In November 2011 the government cleared a bill for digitization of Cable Television Industry, to provide choice and better services to the consumers. It also aimed to bring transparency and accountability of revenue both for the stakeholders as well as the government. It was not a happy start as there was no infrastructure to make digital signals reach every region of the country, in particularly the rural areas and hinterlands. There was no manufacturing support for digital STBs leaving MSOs and Cable Operators at the mercy of foreign manufacturers. Lack of funds with small as well as large MSOs also posed a big problem. Contrary to the initial perception that the National MSOs like Siti Cable, Hathways, InCable and DEN were well prepared with their resources for the job, they also bled through the process running short of funds to create infrastructure as well as procurement of STBs. Six years hence, we are still struggling to digitize about 40 million households, mostly in Phase 3 and 4.
Today, the news agencies’ reputation is at stake not because of some outside threat, but just because some yellow minded media men want to earn big or destroy someone’s image or create conflict between two communities by destabilising the centuries old trust of the people all over the world. Fake news is highly dangerous and may create riots and break human harmony in any society, leading to conflicts and serious law and order problems. We also see it in our country.
Minister for Information & Broadcasting and Textiles Smt. Smriti Zubin Irani has said that the model structure of broadcasting should focus on democratized viewership. This should be based on an accurate measurement system that reflects the strength of regional languages, varied tastes of viewers/consumers and bridges the divide on issues related to agenda setting, creative content and revenue between the mainstream and regional platforms. Smt. Irani stated this while delivering the Sardar Patel Memorial Lecture 2017 on 26 October on the topic “Model for Broadcast landscape for Democracies.”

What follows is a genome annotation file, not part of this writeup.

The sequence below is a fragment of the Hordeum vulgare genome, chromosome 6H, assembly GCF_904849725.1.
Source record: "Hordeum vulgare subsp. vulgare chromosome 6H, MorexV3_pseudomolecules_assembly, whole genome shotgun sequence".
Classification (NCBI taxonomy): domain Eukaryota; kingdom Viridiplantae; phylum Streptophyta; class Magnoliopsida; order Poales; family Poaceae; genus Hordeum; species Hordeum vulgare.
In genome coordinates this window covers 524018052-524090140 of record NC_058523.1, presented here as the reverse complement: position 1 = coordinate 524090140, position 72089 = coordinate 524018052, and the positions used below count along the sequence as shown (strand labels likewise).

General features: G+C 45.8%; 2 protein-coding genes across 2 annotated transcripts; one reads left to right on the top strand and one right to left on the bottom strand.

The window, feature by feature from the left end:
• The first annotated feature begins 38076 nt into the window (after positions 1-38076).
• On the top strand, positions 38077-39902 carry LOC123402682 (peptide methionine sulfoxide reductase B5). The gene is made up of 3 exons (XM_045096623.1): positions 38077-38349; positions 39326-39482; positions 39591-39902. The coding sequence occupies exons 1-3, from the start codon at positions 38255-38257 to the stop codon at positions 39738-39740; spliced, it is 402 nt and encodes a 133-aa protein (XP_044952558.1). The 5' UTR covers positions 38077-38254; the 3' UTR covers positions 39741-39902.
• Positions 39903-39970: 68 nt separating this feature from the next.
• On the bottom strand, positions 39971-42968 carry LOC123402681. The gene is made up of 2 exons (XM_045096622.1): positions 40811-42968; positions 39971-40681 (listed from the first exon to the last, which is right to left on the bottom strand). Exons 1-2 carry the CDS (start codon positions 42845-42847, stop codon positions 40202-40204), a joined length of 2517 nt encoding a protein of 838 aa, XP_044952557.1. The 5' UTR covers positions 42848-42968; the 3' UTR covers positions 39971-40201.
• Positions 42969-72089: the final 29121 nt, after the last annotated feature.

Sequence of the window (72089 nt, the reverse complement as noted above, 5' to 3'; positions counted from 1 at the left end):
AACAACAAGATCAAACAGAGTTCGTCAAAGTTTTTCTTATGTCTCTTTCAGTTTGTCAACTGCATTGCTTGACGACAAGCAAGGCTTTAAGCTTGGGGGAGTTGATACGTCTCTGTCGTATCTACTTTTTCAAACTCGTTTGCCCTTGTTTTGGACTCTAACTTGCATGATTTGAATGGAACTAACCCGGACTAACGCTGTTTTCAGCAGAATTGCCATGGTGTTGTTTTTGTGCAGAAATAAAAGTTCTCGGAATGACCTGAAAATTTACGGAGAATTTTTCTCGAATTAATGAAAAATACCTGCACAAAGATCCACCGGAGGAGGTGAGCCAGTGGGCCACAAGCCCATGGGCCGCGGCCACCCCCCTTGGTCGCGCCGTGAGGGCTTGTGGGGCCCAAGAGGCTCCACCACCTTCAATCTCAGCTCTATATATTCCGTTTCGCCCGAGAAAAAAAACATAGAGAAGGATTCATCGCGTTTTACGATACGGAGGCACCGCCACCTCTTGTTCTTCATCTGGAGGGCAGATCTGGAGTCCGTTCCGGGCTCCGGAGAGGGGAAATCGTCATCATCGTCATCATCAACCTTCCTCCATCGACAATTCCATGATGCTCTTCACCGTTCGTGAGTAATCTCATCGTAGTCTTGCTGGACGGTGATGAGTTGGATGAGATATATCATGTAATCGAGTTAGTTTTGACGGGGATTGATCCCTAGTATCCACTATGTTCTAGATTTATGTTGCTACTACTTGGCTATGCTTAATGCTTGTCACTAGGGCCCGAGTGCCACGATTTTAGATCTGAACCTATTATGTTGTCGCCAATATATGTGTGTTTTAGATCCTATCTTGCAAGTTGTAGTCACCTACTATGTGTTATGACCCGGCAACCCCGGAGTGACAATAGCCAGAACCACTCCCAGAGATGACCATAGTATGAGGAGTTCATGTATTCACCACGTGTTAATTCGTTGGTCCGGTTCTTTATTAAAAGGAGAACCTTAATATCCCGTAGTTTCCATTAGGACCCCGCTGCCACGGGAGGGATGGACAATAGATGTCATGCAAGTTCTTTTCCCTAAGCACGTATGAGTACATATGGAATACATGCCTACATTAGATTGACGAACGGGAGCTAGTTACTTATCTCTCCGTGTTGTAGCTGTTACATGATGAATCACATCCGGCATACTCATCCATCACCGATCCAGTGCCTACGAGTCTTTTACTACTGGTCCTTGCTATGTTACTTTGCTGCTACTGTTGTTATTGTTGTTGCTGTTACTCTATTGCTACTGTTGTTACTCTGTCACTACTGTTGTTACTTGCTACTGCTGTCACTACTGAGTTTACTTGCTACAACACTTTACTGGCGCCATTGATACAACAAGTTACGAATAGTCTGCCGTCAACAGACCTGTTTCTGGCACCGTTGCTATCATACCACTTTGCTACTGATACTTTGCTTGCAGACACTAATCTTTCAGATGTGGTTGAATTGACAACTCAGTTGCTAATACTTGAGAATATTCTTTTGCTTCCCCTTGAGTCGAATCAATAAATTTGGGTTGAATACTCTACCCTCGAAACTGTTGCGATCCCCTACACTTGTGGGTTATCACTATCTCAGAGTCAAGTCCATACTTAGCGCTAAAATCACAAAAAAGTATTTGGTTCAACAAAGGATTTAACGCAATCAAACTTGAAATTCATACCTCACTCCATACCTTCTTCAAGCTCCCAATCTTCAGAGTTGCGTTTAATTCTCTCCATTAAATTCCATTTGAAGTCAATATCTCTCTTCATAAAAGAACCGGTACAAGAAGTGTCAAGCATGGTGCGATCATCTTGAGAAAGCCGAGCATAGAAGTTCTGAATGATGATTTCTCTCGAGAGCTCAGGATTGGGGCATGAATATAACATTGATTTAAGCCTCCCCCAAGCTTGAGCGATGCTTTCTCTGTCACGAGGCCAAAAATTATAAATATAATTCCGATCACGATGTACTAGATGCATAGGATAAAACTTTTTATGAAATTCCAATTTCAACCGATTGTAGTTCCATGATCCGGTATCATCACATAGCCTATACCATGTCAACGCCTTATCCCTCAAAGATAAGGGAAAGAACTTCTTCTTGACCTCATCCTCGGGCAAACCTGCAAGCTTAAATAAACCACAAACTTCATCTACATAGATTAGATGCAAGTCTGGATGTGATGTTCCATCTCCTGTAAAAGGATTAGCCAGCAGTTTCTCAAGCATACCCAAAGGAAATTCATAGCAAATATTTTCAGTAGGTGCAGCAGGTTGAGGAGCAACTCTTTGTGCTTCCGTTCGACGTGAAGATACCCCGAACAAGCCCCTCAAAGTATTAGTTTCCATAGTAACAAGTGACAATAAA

Demonetization, GST and pending regulatory issues have halted the growth of the industry emonetization declared on 8 November 2016 has been much discussed and criticised. It also found words of appreciation and many called it a path-breaking step in Indian economy. But the fact is it brought industries to its knees with job cuts, depletion of revenue and massive discomfort to the common man. Media and entertainment was no exception, it also suffered deep revenue cut as advertisers withdrew their ads.
The policy for digitization and restructuring of cable TV industry has been under consideration and planning since 2003 when the CAS amendment to the Cable TV Act was introduced. Millions of rupees were spent by MSOs in importing STBs, mostly from China and I&B Ministry was very much aware of this. Country had no manufacturing support for STBs and a demand of 150 million STBs were required to implement CAS. No efforts were also made to encourage indigenous manufacture resulting in the loss of millions of dollars in foreign exchange.
India’s public service broadcaster Prasar Bharati is in a bad shape and is getting ready for a revamp, due since long. At present the organisation is unable to utilise all its resources efficiently to earn a decent sum and wants to change all that now.
While visual forms can have a strong impact, music is able to reach consumers on a deeply primal level.
On 8th November 2017, the government will be celebrating ‘the Anti Black Money Day’ whereas the opposition parties will protest against the demonetisation process and its negative impact on the medium and small industries. Although, an year ago, on 8th November 2016, PM Modi told the public to wait for 50 days to complete Demonetisation and enjoy ‘Achhe Din’ once black money is removed from the country, none of this is visible even now, after an year.